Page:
Two friends told me to watch Crip Camp: A Disability Revolution on Netflix, who describe the documentary as “A groundbreaking summer camp that galvanizes a group of teens with disabilities to help build a movement forging a new path toward greater equality.”
I watched it three times.
The film, directed by former camper Jim LeBrecht and Nicole Newnham, tells of a summer camp in the Catskills (near Woodstock) that created a sense of community and creativity, which led to the enforcement of portions of the American disability rights movement in the 1970s.
Camp Jened was named after some funders in 1951 and shut down after the summer of 1977 due to lack of money. Counselors basically ran the camp as any other camp for young people. These campers were people with disabilities related to polio or cerebral palsy, people with blindness, or people who became disabled after car accidents.
They took part in as many camp activities as their disabilities allowed, in that it gave them a sense of community, hope, and dignity. Campers were not stared at as they would have been back home in everyday places in society. They bonded, talking about other disabilities they all lived with—society limiting and excluding them as unable to be part of life, working, living independently, getting an education, using public transportation, attending concerts, visiting museums and National Parks. They realized from their lived experience that people with disabilities were excluded from everyday life.
Conversations at the dining room tables included boyfriends and girlfriends, popular music, and clothing fads. The real conversations centered around deeper topics: “When will the world see handicapped people as people?” “Do people without handicaps know what it feels like to be excluded?” “It isn’t our problem; it is the people without disabilities’ problem.”
The significance of the camp was that many of the former campers bonded together to become disability activists who played a significant role in passing legislation that focused on inclusion.
Former camp member Judy Heumann started Disabled in Action as a result of a lawsuit against New York City’s Board of Education. She was denied a teaching license, so she sued for discrimination and won the right to conduct classes from a wheelchair. Her groups worked on the deinstitutionalization of disabled persons.
Civil Rights legislation was going on all around the country and Disabled in Action saw that as an opportunity to talk about why they were excluded from society. There were not anti-discrimination laws at the federal level, but members in the senate and house were looking for ways to make that happen. The Rehabilitation Act in 1972 was a perfect vehicle. Buried at the end of the Bill was Section 504, an anti-discrimination provision. The language was drawn from civil rights legislation in the 1960s.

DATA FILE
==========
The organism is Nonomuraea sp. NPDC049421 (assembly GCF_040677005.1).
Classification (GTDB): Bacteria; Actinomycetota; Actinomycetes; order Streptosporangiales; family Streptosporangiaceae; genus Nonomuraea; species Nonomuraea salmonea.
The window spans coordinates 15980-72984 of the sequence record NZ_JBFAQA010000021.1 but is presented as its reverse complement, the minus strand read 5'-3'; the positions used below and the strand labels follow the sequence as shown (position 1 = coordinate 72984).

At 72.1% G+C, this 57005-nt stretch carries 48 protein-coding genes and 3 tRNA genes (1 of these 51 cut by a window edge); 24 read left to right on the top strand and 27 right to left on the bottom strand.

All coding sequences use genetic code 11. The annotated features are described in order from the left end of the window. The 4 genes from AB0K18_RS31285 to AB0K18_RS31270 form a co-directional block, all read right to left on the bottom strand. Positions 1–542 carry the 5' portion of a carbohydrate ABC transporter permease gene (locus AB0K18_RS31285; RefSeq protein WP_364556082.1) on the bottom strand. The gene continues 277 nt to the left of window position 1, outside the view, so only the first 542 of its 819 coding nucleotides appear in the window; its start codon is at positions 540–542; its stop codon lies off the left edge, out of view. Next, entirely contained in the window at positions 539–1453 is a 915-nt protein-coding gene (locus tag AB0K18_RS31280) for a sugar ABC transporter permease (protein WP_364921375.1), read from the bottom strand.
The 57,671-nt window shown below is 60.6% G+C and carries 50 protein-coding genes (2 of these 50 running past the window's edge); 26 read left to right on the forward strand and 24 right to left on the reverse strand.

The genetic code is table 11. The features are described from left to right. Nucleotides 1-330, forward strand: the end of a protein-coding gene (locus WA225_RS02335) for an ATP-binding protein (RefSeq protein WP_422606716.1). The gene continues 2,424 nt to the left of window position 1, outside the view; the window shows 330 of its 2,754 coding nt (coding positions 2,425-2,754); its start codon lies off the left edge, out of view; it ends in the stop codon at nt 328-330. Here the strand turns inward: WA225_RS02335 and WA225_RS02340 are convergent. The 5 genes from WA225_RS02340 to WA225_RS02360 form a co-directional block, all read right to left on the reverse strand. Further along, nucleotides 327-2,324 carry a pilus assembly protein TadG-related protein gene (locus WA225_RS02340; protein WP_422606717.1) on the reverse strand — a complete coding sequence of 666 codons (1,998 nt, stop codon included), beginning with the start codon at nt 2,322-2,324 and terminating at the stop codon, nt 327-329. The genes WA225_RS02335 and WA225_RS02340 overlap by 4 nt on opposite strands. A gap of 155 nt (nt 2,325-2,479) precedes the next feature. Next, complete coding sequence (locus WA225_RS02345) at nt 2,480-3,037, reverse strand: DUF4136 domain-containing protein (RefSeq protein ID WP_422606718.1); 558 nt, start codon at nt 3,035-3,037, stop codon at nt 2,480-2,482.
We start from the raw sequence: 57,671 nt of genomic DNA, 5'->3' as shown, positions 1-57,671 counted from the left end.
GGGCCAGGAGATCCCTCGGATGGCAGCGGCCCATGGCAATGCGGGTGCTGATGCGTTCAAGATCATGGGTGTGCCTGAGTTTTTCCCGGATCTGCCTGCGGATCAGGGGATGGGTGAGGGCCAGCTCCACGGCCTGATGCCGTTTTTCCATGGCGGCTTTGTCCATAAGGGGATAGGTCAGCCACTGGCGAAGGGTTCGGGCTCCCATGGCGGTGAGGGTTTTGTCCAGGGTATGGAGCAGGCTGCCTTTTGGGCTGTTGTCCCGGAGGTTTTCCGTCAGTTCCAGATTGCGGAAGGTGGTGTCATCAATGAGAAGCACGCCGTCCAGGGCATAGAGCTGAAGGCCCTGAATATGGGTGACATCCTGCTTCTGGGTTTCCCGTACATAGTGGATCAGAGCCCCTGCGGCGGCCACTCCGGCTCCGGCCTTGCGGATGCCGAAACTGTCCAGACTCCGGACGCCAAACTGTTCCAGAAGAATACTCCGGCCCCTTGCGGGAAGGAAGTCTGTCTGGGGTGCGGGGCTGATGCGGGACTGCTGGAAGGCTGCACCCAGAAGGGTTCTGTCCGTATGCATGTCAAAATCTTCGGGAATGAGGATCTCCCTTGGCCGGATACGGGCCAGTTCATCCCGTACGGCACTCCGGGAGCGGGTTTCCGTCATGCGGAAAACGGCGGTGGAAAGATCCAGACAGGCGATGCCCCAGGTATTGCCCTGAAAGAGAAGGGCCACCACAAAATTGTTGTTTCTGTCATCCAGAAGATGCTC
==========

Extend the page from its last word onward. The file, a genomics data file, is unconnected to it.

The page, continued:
Section 504 would include persons with disabilities in many aspects of life, but the ław was not being enforced or put into action. The Disabled in Action group got involved in protesting this lack of enforcement. So Judy Haumann and her group travelled to make legislators aware that the ław passed, but nothing was happening. They sat in San Francisco in the 504 Sit-In of 1977.
It meant that anyone who received federal moneys—hospitals, schools and universities, transportation, etc.—would not be allowed to discriminate. The bill passed, which would have set up a vocational rehabilitation program. It was vetoed by Richard Nixon, who said, “Just costs would be horrendous in terms of their total.” William Ronan, then Director of the NYC Transit Authority, said it would be just impossible in terms of its financial cost to put elevators and ramps in all the train and subway stations.
The Disabled in Action group protested by showing up in wheelchairs and crutches on a busy New York intersection. Fifty people literally shut down streets in New York. In the spring of 1973, the group decided to have another demonstration in Washington, DC. For days, the group demonstrated outside the Department of Health, Education and Welfare office buildings in Washington, DC. A number of those with disabilities, left their wheelchairs on the side of the marble steps and pulled themselves up with their arms to enter the building.
Eventually, President Nixon signed the bill, which was truly a civil rights bill about including those with disabilities wherever federal money was involved. But legislators did nothing to support section 504 of the bill which specifically spoke of rights for persons with disabilities. Although legislation had passed, there was very little reinforcement.
After some peaceful but firm protests of some of Crip Camp’s alumni, the bill finally passed due to some very determined members of Disabled in Action. Crip Camp played a significant part in the beginnings of the ADA—the civil rights legislation started for those with disabilities.
The Americans with Disability Act (ADA) passed on July 26, 1990.